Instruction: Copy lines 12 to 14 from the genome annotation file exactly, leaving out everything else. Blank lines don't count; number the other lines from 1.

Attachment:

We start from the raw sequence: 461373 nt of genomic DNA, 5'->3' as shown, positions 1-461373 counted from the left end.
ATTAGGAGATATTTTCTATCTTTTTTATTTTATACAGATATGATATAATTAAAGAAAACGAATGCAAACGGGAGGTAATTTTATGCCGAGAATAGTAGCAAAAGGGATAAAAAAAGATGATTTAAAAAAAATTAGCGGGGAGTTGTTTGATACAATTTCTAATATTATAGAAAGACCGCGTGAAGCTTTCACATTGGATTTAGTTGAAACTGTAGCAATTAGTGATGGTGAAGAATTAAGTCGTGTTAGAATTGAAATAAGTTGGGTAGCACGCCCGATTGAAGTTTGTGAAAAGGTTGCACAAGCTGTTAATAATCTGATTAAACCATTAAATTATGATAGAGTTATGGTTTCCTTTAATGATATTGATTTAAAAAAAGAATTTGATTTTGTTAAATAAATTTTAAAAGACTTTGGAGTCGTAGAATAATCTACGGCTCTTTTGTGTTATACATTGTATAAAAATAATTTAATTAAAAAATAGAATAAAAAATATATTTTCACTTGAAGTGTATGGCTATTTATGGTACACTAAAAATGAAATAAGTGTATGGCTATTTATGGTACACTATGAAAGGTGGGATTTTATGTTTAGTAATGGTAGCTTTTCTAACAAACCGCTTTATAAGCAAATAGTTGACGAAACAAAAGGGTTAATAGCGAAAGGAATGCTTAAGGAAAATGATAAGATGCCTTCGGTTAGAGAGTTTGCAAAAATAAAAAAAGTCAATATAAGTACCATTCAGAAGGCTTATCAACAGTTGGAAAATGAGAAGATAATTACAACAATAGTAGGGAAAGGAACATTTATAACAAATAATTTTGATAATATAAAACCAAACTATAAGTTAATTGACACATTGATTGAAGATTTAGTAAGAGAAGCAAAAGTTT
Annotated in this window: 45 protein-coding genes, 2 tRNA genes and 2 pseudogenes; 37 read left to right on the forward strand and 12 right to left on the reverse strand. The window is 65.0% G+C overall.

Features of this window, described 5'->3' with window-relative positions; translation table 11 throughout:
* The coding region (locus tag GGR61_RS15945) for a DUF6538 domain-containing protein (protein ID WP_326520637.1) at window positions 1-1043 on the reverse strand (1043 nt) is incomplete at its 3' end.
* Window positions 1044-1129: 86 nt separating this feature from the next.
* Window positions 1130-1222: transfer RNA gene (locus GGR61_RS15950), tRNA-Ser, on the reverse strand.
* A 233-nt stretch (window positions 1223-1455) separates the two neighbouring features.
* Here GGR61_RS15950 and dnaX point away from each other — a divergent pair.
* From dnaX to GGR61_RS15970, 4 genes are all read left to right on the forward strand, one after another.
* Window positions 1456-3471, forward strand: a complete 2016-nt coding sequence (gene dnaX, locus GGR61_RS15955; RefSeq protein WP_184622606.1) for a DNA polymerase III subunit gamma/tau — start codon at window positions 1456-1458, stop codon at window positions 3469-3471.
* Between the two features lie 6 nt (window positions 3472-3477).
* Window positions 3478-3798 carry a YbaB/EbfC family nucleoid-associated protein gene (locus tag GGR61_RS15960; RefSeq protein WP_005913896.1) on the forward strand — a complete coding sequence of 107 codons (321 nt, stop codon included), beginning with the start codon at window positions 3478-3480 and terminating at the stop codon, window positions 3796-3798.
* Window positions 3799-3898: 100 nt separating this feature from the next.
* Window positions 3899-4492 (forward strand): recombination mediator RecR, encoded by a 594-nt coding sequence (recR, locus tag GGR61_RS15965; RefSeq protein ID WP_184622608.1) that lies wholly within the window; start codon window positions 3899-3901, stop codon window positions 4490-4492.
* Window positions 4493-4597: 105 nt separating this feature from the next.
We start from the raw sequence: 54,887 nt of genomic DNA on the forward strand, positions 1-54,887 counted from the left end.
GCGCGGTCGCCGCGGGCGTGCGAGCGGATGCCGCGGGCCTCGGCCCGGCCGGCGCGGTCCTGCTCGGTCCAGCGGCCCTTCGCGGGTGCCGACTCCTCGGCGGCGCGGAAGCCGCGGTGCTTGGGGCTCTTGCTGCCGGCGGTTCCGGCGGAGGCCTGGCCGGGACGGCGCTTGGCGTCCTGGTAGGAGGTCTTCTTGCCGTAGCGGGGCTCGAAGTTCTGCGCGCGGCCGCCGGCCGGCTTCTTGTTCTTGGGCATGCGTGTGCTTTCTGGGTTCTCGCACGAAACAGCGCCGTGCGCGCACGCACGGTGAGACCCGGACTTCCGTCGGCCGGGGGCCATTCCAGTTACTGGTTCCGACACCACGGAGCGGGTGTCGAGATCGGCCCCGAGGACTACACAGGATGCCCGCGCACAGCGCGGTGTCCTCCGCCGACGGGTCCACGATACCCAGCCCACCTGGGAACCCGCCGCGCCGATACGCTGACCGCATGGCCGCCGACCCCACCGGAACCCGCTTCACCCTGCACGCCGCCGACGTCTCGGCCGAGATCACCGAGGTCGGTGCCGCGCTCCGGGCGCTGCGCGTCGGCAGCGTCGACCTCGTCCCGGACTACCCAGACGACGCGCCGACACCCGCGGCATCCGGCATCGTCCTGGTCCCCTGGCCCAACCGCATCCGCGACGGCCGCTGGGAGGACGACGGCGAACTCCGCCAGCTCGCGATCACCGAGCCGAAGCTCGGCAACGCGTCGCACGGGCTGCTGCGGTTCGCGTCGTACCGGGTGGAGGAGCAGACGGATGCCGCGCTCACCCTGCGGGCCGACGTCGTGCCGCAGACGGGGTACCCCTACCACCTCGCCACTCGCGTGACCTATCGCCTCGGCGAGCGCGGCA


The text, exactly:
* Between the two features lie 6 nt (window positions 3472-3477).
* Window positions 3478-3798 carry a YbaB/EbfC family nucleoid-associated protein gene (locus tag GGR61_RS15960; RefSeq protein WP_005913896.1) on the forward strand — a complete coding sequence of 107 codons (321 nt, stop codon included), beginning with the start codon at window positions 3478-3480 and terminating at the stop codon, window positions 3796-3798.
* Window positions 3799-3898: 100 nt separating this feature from the next.